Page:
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Popular Culture and Pandemic Imaginaries

It was clear that Songbird was a dreadful film, with atrocious script and terrible politics. However it was impossible to resist as a cultural expression of the ideas about society and the pandemic circulating in these febrile times. The story unfolds four years into a lockdown in America, as COVID-23 devastates the planet with a much higher fatality rate than the familiar virus from which it mutated:

It follows the roaming existence of an immune cycle courier, spending his days ferrying packages to the wealthy in their secure compounds. The looming threat citizens face is being deported to the quarantine zones, with failed tests leading to a visit from a megalomaniacal department of sanitation. The plot is awful and pretty much incidental to why I found the film interesting.

What gripped me about it were the assumptions it made about social decay. The biopolitical authority of the sanitation department is inseparable from the moral failings of its leadership. Their actions are presented as being a response to a real threat yet simultaneously the vector through which a maniac arbitrarily murders citizens. Social reproduction is a lingering absence throughout the film. Everyone apart from soldiers and a small number of immune people have been inside for four years yet energy, technology and sanitation miraculously persist. People are able to use mobile phones to communicate with each other which are weirdly immune to surveillance in spite of the development of an incredibly aggressive police state. No one in the film ever seems to eat yet everyone looks inexplicably well-fed and healthy.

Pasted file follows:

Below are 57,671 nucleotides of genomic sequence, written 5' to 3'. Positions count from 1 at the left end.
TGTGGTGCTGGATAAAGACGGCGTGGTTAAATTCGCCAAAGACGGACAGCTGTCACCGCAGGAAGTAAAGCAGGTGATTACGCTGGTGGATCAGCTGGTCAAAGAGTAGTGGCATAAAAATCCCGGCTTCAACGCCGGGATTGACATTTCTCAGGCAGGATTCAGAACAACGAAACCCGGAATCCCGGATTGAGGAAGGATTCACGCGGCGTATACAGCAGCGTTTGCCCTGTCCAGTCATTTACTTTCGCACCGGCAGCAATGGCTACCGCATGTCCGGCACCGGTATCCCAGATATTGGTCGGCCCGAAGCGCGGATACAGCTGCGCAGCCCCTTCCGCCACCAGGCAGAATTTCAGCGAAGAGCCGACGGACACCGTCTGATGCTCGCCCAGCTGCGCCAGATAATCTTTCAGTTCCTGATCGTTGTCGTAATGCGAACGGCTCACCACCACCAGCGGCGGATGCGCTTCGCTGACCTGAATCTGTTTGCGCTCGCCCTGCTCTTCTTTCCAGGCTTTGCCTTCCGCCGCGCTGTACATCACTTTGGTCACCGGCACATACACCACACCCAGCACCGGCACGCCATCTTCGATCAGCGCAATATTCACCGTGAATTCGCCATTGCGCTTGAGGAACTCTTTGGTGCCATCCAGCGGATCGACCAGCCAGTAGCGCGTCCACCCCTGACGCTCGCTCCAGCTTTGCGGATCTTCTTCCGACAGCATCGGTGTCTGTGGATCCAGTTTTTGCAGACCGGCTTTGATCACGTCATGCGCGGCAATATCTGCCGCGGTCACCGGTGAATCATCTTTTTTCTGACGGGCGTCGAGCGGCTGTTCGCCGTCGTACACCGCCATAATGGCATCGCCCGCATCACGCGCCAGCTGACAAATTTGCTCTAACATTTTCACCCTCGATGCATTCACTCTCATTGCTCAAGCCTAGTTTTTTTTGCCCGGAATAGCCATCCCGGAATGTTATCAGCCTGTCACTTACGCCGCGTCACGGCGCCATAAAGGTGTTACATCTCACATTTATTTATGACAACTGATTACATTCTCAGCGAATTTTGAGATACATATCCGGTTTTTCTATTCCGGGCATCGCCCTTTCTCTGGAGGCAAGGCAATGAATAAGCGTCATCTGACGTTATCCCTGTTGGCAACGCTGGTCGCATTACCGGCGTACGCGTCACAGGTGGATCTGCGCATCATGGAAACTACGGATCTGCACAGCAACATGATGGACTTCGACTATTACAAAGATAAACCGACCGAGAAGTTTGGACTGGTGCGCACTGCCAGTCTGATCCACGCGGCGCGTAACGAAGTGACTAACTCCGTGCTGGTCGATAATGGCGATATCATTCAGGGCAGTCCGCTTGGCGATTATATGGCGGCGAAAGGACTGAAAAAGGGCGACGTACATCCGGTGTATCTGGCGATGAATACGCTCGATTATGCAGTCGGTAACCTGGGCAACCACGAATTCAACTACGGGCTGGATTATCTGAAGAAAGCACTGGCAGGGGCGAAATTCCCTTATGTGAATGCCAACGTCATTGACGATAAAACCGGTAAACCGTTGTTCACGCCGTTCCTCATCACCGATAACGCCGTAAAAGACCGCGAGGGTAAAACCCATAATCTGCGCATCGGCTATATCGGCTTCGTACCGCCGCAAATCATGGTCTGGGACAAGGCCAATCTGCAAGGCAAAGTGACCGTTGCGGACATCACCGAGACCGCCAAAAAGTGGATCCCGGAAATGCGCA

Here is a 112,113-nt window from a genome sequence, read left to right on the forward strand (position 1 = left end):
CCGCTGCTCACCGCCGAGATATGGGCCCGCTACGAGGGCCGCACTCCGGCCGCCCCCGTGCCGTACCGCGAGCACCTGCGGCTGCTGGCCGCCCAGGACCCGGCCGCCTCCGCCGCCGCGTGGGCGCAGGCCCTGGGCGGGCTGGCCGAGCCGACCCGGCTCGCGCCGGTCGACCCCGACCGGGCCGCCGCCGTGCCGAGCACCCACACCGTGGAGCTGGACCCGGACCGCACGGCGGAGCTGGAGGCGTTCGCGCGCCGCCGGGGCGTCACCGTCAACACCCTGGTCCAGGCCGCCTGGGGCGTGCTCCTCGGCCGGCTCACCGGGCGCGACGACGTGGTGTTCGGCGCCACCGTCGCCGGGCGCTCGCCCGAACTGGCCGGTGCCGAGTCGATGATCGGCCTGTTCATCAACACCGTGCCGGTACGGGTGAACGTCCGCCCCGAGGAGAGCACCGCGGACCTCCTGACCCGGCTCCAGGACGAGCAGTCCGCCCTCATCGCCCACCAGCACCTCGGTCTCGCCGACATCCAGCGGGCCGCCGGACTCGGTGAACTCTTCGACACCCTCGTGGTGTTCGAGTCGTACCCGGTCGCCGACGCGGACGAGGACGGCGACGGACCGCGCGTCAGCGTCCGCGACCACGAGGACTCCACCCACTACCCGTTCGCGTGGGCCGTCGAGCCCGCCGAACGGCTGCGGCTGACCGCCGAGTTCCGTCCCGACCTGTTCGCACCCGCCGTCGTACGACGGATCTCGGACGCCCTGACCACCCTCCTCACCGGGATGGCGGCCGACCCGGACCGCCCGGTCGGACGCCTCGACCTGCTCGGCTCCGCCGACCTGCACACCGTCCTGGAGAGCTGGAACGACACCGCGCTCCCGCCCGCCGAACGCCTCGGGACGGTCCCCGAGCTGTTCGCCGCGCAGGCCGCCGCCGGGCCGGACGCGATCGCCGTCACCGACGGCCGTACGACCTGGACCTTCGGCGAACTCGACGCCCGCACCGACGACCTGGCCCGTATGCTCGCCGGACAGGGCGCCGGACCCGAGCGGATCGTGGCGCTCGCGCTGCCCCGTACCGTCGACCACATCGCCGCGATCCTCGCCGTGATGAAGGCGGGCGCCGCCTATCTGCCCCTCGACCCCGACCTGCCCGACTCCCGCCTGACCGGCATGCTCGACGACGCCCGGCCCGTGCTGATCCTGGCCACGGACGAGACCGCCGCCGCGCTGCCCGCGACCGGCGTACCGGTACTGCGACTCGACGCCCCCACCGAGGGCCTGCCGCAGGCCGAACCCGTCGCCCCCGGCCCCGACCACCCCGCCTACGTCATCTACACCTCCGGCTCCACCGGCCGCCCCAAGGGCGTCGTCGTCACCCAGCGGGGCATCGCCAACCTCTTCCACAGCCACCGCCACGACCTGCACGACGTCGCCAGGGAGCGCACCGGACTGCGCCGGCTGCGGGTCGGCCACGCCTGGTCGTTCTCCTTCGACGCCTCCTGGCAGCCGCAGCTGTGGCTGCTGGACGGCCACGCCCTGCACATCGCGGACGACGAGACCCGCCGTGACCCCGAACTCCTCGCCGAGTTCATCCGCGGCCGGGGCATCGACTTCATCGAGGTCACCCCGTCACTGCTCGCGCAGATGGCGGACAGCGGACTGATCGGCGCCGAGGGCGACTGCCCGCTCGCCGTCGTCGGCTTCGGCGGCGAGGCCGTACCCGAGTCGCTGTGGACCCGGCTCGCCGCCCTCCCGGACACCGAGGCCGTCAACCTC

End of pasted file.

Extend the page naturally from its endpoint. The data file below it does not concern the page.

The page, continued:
It suggests a world in which the persistence of infrastructure is a given and state power cannot be trusted.

Categories: Archive Covid-19

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Mark

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